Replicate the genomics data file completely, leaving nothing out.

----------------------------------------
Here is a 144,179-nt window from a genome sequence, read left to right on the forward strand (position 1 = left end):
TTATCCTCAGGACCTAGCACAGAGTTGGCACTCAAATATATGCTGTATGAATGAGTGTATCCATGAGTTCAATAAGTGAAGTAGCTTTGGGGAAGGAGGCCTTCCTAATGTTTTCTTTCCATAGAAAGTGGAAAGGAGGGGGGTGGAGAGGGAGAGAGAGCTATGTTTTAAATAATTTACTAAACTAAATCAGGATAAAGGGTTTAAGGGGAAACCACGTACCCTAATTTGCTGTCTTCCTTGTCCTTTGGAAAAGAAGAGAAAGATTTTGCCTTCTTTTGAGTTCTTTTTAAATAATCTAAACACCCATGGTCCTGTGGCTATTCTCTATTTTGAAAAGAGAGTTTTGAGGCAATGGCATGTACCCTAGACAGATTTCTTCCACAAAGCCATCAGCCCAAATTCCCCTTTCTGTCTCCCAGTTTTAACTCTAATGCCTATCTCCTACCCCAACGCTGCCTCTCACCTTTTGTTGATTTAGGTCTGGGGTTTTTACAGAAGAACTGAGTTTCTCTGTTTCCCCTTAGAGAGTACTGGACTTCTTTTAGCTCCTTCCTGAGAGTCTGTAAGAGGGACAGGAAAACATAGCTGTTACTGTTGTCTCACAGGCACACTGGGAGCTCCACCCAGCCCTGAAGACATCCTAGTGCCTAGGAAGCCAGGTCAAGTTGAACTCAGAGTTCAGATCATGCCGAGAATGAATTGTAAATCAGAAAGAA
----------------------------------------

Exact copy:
Here is a 144,179-nt window from a genome sequence, read left to right on the forward strand (position 1 = left end):
TTATCCTCAGGACCTAGCACAGAGTTGGCACTCAAATATATGCTGTATGAATGAGTGTATCCATGAGTTCAATAAGTGAAGTAGCTTTGGGGAAGGAGGCCTTCCTAATGTTTTCTTTCCATAGAAAGTGGAAAGGAGGGGGGTGGAGAGGGAGAGAGAGCTATGTTTTAAATAATTTACTAAACTAAATCAGGATAAAGGGTTTAAGGGGAAACCACGTACCCTAATTTGCTGTCTTCCTTGTCCTTTGGAAAAGAAGAGAAAGATTTTGCCTTCTTTTGAGTTCTTTTTAAATAATCTAAACACCCATGGTCCTGTGGCTATTCTCTATTTTGAAAAGAGAGTTTTGAGGCAATGGCATGTACCCTAGACAGATTTCTTCCACAAAGCCATCAGCCCAAATTCCCCTTTCTGTCTCCCAGTTTTAACTCTAATGCCTATCTCCTACCCCAACGCTGCCTCTCACCTTTTGTTGATTTAGGTCTGGGGTTTTTACAGAAGAACTGAGTTTCTCTGTTTCCCCTTAGAGAGTACTGGACTTCTTTTAGCTCCTTCCTGAGAGTCTGTAAGAGGGACAGGAAAACATAGCTGTTACTGTTGTCTCACAGGCACACTGGGAGCTCCACCCAGCCCTGAAGACATCCTAGTGCCTAGGAAGCCAGGTCAAGTTGAACTCAGAGTTCAGATCATGCCGAGAATGAATTGTAAATCAGAAAGAA